And we have to ask ourselves as a people, why do we establish and support such wretched behavior? While others may do the same ignorant things, we have gone to great lengths with it. So much so that corporations are marketing products that pander to our own pain, anger, confusion and abject ignorance.

Hallmark’s Mahogany line of greeting cards now makes a card for mothers who want to celebrate each other on Father’s Day. There is no “Happy Father’s Day” card for females in any other race.

Something is very dangerous about that.

It crosses a line that hasn’t been crossed before. Father’s Day was created by the child of a man who had become a widower and raised his six children alone. Mother’s Day was already a holiday and instead of celebrating him on that day with “Happy Mother’s Day”, his daughter wanted him to have his own day. When women find themselves raising children alone, why do they feel the need to have both Mother’s Day AND Father’s Day?

We know that there are some men who dodge their responsibility as fathers. And that has to be addressed. That has to be improved.

There are men who are stepping in as mentors. There are also organizations emerging to address the issue, including the National Fatherhood Initiative and Real Dads Network.

It is understood that there are reasons on both sides of the gender divide that find mothers raising children alone.

Some of them are on the male side, with shiftless men who refuse to own up to their responsibility and do everything in their power to avoid fatherhood.

Some of those reasons are on the female side, with vindictive women who do everything they can to force the men out of their children’s lives, since they want the men out of their own lives.

But whatever the case, we cannot pretend that a female can fill the role of father.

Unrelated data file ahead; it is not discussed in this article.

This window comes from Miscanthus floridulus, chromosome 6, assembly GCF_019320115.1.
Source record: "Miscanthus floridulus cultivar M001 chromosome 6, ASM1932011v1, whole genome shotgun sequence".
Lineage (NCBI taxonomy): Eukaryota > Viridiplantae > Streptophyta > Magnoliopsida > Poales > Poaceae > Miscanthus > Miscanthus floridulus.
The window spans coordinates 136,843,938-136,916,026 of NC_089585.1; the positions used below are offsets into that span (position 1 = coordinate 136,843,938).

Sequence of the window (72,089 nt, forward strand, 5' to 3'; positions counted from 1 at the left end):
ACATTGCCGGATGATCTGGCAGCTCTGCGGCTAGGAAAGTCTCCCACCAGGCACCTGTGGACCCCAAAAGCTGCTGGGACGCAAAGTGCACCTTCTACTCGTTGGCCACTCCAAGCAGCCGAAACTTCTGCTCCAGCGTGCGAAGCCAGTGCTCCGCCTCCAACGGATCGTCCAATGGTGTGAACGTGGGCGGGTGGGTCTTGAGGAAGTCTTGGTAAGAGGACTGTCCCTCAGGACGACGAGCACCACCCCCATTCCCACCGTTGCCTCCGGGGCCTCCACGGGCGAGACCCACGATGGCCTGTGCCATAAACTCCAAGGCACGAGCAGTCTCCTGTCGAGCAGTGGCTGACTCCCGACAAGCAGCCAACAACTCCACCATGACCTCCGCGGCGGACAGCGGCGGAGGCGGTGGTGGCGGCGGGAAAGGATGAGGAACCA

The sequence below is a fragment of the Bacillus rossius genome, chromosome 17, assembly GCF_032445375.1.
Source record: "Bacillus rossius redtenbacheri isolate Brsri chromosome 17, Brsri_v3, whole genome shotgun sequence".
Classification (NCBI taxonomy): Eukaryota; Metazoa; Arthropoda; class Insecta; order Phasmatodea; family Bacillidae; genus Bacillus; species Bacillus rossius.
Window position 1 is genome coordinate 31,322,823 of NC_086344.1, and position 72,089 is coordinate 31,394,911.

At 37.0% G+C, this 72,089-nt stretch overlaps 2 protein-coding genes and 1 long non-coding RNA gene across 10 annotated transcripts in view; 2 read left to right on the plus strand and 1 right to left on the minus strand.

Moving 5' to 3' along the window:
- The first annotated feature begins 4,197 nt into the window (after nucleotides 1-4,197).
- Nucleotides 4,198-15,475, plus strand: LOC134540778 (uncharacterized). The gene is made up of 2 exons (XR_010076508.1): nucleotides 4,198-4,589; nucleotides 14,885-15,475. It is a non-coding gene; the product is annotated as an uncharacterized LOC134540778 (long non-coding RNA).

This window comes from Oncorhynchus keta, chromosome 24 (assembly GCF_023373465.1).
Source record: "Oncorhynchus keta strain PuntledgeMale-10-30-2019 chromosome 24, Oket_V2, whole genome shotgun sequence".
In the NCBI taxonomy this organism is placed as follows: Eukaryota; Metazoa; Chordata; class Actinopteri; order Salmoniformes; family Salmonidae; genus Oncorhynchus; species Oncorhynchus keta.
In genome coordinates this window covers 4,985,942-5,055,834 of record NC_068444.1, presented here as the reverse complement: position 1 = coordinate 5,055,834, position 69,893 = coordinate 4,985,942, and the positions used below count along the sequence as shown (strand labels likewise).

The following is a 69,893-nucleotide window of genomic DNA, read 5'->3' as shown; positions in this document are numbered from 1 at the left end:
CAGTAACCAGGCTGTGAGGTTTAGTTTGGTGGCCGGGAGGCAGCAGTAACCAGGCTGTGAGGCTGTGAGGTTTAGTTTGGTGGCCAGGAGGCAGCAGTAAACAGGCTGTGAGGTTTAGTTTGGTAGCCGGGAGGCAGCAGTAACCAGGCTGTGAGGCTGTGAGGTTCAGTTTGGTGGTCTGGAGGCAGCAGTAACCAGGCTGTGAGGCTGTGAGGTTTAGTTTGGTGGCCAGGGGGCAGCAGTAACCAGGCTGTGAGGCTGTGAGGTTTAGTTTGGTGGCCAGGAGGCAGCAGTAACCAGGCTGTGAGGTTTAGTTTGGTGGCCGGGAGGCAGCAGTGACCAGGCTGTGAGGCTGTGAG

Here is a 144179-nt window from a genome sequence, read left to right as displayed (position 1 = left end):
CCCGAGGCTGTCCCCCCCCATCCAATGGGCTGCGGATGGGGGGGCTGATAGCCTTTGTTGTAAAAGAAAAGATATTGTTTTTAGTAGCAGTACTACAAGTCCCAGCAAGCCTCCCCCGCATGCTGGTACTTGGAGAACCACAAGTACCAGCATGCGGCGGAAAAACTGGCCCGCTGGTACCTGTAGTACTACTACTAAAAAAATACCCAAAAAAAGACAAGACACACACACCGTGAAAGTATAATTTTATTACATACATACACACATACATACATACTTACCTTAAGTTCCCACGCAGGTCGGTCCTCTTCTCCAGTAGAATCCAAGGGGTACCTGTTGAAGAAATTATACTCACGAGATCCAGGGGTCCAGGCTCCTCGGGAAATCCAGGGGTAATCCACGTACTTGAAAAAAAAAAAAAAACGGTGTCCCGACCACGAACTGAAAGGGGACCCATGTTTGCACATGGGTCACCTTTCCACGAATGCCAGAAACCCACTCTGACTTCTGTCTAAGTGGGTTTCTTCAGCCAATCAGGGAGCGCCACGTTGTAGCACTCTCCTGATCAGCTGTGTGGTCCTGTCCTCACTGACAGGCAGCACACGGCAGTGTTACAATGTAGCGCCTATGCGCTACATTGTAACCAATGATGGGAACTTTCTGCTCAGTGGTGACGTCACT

We are now in the third generation/cycle of American male devaluation and even some of these frail, spineless males are afraid to confront the beast. But if we don’t shout: ENOUGH IS ENOUGH, then tomorrow’s children will be going straight to hell in a hand basket.

There’s enough negativity surrounding fatherhood—particularly Black Fatherhood—that more needs to be spoken either in positive or at least for pragmatic purposes.

The work of assuring that more fathers are in the lives of children is the work of us all.

And, the most important part of that work is beginning to value men.

Darryl James is an award-winning author of the powerful new anthology “Notes From The Edge.”  James’ stage play, “Love In A Day,” opened in Los Angeles this Spring and will be running all Summer. View previous installments of this column at Reach James at

The Man In The Mirror

Posted in African Americans, Black Interests, Black Men with tags , on June 20, 2011 by Gary Johnson

By Raynard Jackson

The church used to be the mirror that society looked into to see its reflection.  But, now the church has become the reflection that mirrors society.

Unfortunately, the church seems to have lost its way and can no longer be counted on to provide light in a dark world.